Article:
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Neil completed his PhD (DPhil) and medical degree at the University of Oxford, before undertaking medical training in Bath, Northampton, London and as a Clinical Lecturer in Oxford.  After becoming a Consultant Cardiologist (CCT 2013), he was made an Associate Professor at Oxford in 2015 and was awarded an Intermediate (2015) and then Senior (2021) Clinical Research Fellowship from the British Heart Foundation. Neil was awarded the title of Professor of Cardiovascular Medicine in the 2023 Recognition of Distinction exercise. His clinical work is based at the Oxford Heart Centre of the John Radcliffe Hospital where he sub-specializes in cardiac pacing and rhythm management devices.


Neil is the Director of Studies for Preclinical Medicine at Exeter College, and College Lecturer in Medicine at Merton College. Previously he was a Tutor and Fellow (by special election) at Keble College. He lectures and gives tutorials on the first year Physiology and second year Integrative Systems courses for 1st BM, runs the Cardiovascular Science Option for the third year FHS course, and lectures on the third year Principles of Clinical Anatomy course. During the Clinical medical course, he gives lectures in the Laboratory Medicine and Combined Medicine and Surgery courses.  He is co-author of the textbooks “Basic Science for Core Medical Training” (highly commended at the BMA Book Awards) and “Levick’s Introduction to Cardiovascular Physiology”, which are both used on the Oxford Medical and Biomedical Sciences courses.


Both the rate and force of contraction of the heart are influenced by the autonomic nervous system, which comprises of two groups of nerves. When the heart has structural or electrical abnormalities, stimulation by the group of nerves that speed up cardiac contraction can lead to dangerous heart rhythms and sudden cardiac death in the short term, and cause heart failure in the long term. However, nerves that slow down cardiac contraction can protect against this. The balance between these two groups of nerves is therefore critical for long term survival in many cardiovascular diseases.

The textbook view of these nerves is that they merely respond to reflexes. However, over the last 20 years my research has found that the system is not “hard wired” and their behaviour can be greatly influenced by local chemical modulators both within neurons (such as nitric oxide), from neighbouring neurons (such as neuropeptide Y and galanin), as well as nearby blood vessels (such as CNP and angiotensin II) and the injured heart itself (BNP). By studying these neuromodulators, we aim to validate their use as potential biomarkers for risk stratification and guiding treatments, as well as develop new therapies for myocardial infarction, heart failure and arrhythmia. Neil was awarded the 2023 Bayliss-Starling prize for his research by the Physiological Society.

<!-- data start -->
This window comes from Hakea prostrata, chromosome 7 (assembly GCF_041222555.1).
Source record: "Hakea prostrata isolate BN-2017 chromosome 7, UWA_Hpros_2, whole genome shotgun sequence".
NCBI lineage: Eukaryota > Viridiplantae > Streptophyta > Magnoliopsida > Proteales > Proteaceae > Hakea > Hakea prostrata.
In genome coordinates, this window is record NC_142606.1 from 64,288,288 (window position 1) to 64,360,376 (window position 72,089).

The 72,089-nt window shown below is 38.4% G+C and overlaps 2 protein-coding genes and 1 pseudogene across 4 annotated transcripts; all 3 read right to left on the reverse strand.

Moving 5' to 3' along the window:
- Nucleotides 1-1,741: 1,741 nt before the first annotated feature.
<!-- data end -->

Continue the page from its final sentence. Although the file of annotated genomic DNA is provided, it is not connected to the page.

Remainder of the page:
Selected Recent Publications

Gibbs T, Tapoulal N, Shanmuganathan M, Burrage MK, Borlotti A, Banning AP, Choudhury RP, Neubauer S, Kharbanda RK, Ferreira VM, Channon KM, Herring N (2022) Neuropeptide-Y Levels in ST-Elevation Myocardial Infarction: Relationship with Coronary Microvascular Function, Heart Failure and Mortality. J Am Heart Assoc. 11:e024850

Kalla M, Hao G, Tapoulal N, Tomek J, Liu K, Woodward L, Dall’Armellina E, Banning AP, Choudhury RP, Neubauer S, Kharbanda RK, Channon KM, Ajijola OA, Shivkumar K, Paterson DJ,Herring N. (2020) The cardiac sympathetic co-transmitter neuropeptide-Y is pro-arrhythmic following ST-elevation myocardial infarction despite beta-blockade European Heart Journal 41(23):2168-79 – see editorial

Ajijola OA, Chatterjee NA, Gonzales MJ, Gornbein J, Liu K, Li D, Paterson DJ, Shivkumar K, Singh JP, Herring N. (2020) Coronary sinus Neuropeptide-Y levels predict adverse outcomes in patients with stable chronic heart failure. JAMA Cardiology 5(3):318-325 – see editorial

Herring N, Kalla M, Paterson DJ. (2019) The nervous system and cardiac arrhythmia: current concepts and emerging therapies. Nature Reviews Cardiology 16(12):707–726.

Herring N, Tapoulal N, Kalla M, Ye X, Borysova L, Lee R, Dall’Armellina E, Stanley C, Ascione R, Lu C, Banning AP, Choudhury RP, Neubauer S, Dora K, Kharbanda RK, Channon KM. (2019) Neuropeptide-Y causes coronary microvascular constriction and is associated with reduced ejection fraction following ST-elevation myocardial infarction. European Heart Journal  40(24):1920-1929. – see editorial

Professor Neil Herring book Core Medical TrainingProfessor Neil Herring book Cardiovascular Physiology